A. Make Way for Ducklings was one of my favorite picture books as a child. I read it over and over again. My favorite novels included Where the Red Fern Grows, A Wrinkle in Time, and The Incredible Journey. These books made me cry. Books that tugged at my heartstrings and made me feel something deeply; those are the ones that have stayed with me.


Q. What was your inspiration for your title?

A. One Christmas when my six children were still at home, we ran into a snafu that changed the way we gave gifts. It was Christmas Eve and the pile of toys and trinkets we’d bought for the children lay on our bedroom floor waiting to be wrapped. My husband offered to help and I gratefully took him up on it. He quickly set about wrapping all of the gifts and finished the job in record time. But it was soon discovered that in his determination to get the task done, he had forgotten to put names on the gifts. When he realized his mistake, in an effort to save the day, he suggested we put the presents under the tree as is, let the children choose one at a time, open it, and then give it to the family member they thought needed it/would love it the most. This turned out to be one of our most cherished family memories. The children loved giving the gifts away to their delighted siblings, and my husband and I loved watching the sweet exchanges that took place. It was so much fun that our children asked if we could leave the names off the Christmas gifts the next year…and so we did. I didn’t see it at the time, but after writing Finding Christmas, I realized that Hare, Squirrel, and Mouse were a lot like my children: they found great joy as they gave their gifts away!

Q. Do you have any writing rituals?

A. For many, writing is a solitary endeavor, but not for me. My two cats see to that! I wouldn’t know how to write without Maxine and Callie by my side. As soon as I sit down at the computer, Max is at my feet and Callie jumps up and sits in between the keyboard and my computer screen. They are the purrrrrfect companions! Besides having my cats nearby, I also like to keep snacks close at hand. In my left-hand desk drawer, you’re sure to find salt and vinegar almonds and buffalo pretzel pieces. These treats keep me going. If I’m struggling with a particular passage or a part of the story, I’ll reach for the right-hand drawer. That’s where I keep the good stuff: chocolate!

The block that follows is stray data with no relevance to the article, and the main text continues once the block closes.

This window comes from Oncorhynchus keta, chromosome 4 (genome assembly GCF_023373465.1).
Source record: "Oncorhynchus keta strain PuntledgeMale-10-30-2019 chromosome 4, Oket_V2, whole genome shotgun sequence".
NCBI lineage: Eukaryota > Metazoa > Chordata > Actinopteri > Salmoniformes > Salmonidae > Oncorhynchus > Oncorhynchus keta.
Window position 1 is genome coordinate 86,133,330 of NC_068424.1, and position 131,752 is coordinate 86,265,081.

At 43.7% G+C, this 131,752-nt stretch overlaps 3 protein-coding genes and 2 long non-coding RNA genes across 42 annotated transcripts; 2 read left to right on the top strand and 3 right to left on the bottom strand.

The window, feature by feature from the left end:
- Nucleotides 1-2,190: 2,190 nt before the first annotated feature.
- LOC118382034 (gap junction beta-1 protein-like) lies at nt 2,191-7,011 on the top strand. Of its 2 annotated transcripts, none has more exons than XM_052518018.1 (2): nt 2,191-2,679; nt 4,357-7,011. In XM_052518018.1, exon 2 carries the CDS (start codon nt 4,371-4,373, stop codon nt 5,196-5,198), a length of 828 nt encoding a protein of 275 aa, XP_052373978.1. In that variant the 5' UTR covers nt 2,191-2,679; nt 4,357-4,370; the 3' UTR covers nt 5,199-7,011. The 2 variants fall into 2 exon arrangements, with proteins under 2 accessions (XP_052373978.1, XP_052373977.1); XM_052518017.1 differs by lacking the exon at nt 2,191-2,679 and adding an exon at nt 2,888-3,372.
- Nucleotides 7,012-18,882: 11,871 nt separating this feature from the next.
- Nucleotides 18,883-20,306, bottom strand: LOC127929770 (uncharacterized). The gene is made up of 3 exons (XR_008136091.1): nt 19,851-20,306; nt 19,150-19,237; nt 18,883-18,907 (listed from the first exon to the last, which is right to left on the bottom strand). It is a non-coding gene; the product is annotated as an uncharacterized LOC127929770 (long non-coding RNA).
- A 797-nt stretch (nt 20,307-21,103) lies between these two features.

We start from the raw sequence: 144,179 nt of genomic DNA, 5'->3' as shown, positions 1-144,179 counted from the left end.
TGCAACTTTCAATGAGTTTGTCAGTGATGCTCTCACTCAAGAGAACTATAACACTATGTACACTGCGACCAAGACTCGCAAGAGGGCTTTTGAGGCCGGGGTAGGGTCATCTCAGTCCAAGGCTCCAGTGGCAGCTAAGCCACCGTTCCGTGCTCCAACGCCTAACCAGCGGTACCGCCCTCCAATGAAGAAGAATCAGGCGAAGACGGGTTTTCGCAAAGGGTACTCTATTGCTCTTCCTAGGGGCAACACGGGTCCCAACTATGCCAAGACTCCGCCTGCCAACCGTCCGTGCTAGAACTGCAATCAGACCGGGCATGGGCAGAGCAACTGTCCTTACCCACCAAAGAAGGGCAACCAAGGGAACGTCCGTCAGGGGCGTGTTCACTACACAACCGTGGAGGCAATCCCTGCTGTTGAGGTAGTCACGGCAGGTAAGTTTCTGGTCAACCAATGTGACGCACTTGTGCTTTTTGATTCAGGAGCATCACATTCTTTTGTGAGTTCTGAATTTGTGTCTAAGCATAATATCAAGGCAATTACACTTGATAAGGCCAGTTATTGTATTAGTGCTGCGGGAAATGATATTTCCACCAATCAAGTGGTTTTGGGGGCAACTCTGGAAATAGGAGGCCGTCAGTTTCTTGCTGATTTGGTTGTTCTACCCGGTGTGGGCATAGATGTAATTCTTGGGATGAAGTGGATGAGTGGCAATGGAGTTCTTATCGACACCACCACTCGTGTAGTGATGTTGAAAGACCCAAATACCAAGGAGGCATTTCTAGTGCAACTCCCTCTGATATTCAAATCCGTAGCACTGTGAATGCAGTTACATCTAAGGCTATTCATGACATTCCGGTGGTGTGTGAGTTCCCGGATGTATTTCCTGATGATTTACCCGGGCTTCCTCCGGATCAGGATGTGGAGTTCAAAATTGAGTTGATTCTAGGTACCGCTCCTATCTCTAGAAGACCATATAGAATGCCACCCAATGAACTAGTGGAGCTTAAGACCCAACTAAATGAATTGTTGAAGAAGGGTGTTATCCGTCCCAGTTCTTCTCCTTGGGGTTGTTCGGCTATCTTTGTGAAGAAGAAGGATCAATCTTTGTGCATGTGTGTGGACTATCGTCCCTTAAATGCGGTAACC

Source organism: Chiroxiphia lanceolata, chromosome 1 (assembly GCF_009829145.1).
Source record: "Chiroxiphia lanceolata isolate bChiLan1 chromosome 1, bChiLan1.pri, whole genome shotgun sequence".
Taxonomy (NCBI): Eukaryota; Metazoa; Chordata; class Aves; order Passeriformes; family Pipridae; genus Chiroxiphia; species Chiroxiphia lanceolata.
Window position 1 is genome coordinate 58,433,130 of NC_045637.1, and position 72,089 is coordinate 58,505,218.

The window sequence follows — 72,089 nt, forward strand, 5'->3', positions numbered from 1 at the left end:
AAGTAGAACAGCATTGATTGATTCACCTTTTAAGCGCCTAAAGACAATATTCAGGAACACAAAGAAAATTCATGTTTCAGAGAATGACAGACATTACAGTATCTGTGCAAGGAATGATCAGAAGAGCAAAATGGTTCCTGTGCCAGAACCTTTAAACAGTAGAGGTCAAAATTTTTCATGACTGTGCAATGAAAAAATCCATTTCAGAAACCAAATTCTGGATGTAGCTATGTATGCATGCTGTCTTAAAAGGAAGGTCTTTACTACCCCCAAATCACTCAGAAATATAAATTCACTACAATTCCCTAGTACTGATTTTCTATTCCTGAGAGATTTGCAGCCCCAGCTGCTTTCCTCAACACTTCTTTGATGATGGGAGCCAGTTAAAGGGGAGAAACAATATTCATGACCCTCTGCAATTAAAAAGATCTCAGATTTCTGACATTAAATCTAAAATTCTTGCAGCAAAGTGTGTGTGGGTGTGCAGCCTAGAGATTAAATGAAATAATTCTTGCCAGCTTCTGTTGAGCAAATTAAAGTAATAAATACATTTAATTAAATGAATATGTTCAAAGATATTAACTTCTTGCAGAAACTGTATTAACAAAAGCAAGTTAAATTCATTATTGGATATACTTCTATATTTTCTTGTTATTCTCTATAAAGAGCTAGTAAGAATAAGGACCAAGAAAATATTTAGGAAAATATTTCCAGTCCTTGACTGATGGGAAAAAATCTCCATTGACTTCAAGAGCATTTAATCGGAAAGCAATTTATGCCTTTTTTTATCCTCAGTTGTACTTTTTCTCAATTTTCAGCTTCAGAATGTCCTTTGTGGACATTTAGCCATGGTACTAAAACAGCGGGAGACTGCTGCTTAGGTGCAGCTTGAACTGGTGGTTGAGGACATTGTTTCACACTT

Q. How do you share the message of kindness and friendship during the holidays?

A. The holidays are often hectic and many times I get overbooked and overloaded and don’t get around to doing everything I’d like to for my friends. I think that’s true for a lot of people. So when I found out Albert Whitman had created a Finding Christmas advent calendar (a simple, fun way to think of others during the holidays), I was thrilled! This free downloadable craft kit is something that families can create together. Then, on a daily basis, children can track the little ways they show kindness and think of others during the holidays. I can’t wait to make one with my grandkids when I see them at Thanksgiving! Feel free to share caring calendar with your friends.

Q. Hare loves to sing Christmas songs. In Finding Christmas, he declares it’s his favorite part of Christmas. Do you have a favorite Christmas carol?

A. I’m a lot like Hare! I love Christmas music and can be found “singing at the top of my lungs” all throughout the season. Sometimes I put on Christmas music at other times of the year just because it makes me feel happy! As for choosing a favorite, I don’t think I can pick just one. From Jingle Bells to Joy to the World, I love them all.